I had a bit of an accident last weekend. I was unpacking after a weekend at the bach and my bag wasn't fully closed and my camera fell out and landed on the concrete- the result wasn't pretty- the lens case took a bit of damage. It's in being repaired and I'm waiting to hear if it is fixable so its back to the old camera for a few shots of what I've been up to.
Less than two weeks until Conquest. My Cassino FJ are almost ready. I've painted the infantry and most of the supports- including a pair of 88s, 3 hornisse and last night repainted four stugs.
Still not sure on my final support slot. I've decided against the 88s as I am concerned that reluctant trained 88s might be too easy a victory point when targetted (despite Dale's ones always seeming to pass morale tests).
So it comes down to 4x stugs or 3x hornisse as the last support option. Usually I field the stugs no questions asked but am a bit worried about my ability to get flank shots vs Crocs and other high front armour behemoths so am seriously considering the hornisse... anyway a few shots of the latest additions.
I like the way the basing has turned out- cat litter rubble at its finest
Stugs with tea leaves (soaked in PVA) added as comoflage netting or foliage
Reluctant trained 88s.
LW British: Tyne & Tees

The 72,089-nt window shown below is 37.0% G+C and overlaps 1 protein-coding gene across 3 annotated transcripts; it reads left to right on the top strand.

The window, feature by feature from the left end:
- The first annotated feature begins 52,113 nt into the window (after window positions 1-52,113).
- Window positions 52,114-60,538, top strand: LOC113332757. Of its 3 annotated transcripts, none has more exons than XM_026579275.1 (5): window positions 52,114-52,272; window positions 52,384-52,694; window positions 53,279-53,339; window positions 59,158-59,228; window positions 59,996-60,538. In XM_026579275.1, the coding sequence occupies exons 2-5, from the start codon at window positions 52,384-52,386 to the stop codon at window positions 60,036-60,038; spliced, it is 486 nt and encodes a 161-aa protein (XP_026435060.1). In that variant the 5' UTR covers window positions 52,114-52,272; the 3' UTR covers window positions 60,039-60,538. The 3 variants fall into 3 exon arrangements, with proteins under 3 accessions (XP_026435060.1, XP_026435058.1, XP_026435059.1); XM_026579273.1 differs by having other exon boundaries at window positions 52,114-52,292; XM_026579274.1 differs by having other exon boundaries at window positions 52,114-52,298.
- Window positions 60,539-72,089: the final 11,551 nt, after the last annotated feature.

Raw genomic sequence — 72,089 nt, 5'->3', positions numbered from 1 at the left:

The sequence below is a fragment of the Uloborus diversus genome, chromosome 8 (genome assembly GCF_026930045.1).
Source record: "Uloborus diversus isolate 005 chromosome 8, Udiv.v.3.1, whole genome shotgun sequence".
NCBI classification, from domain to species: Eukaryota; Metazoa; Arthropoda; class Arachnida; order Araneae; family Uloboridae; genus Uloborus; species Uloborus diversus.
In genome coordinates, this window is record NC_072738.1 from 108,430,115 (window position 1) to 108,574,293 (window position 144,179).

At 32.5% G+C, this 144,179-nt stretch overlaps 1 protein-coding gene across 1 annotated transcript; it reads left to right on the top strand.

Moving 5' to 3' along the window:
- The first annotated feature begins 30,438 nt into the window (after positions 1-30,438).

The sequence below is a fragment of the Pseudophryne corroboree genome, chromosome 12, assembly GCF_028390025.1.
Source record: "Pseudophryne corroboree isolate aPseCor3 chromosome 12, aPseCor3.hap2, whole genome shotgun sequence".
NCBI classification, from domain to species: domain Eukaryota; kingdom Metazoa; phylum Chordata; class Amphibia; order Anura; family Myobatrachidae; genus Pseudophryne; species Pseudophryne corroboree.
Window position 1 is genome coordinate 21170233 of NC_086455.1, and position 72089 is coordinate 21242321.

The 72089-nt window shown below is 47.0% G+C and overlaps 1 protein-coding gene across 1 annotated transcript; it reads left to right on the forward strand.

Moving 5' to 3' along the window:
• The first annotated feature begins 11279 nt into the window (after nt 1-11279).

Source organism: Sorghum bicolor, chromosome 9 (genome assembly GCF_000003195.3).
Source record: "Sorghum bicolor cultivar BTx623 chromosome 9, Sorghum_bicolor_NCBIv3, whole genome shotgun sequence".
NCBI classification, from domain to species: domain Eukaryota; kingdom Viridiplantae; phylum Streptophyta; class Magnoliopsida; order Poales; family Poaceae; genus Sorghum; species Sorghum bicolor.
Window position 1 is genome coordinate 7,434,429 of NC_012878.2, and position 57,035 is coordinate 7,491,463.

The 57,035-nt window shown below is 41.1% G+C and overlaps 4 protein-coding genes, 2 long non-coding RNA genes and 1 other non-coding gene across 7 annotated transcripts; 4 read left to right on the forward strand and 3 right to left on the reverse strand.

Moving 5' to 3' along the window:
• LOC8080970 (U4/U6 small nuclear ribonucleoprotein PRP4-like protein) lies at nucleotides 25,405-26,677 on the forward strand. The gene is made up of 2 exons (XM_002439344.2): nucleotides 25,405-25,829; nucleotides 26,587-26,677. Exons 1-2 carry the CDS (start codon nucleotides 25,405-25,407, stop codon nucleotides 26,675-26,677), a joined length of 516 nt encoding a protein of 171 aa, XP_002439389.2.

I have also been working on my LW British. Bede is running a comp in Wellington in December and I've decided to go. The theme is Normandy so I've decided to take a Tyne & Tees force (I haven't run my Brits in about 3 years). It will be a rifle company supported by, amongst other things, 8 priests. My previous version had Sextons but as these are no longer an option in Turning Tide I've had to reassigned my priests that had been earmarked for an Alamein themed list.
So I've been rebasing my LW infantry, repainted some tanks (including 3 crocs) and spent one night last week making new storage trays for the army.
I have put the base coat and wash on the priests. I also decided to drill out the 50 cals and add a length of paper clip to the bottom and have them so that they can be taken out of the mounting- that way I hope that I won't damage/lose them.
Finally, fun with chain saws.
We have a very large fir tree on our northern boundary. It protects (or should that be protected) the house vs the infamous Canterbury Norwester that blows across the Southern Alps, but also cuts down on our evening sunshine (and views) so yesterday I finally took to it with the chainsaw. It wasn't as straightforward a job as I had hoped and in the end we needed to use a tractor to make sure it did not take out our power lines but eventually the tree came down and we now have quite a spectacular view out over farmland to the nearby Wallaby infested Hunter Hills (yes we have wild wallaby's in this part of the country- imported for hunting and now a major pest) .
A couple of shots taken this morning with the mist rising over the paddocks.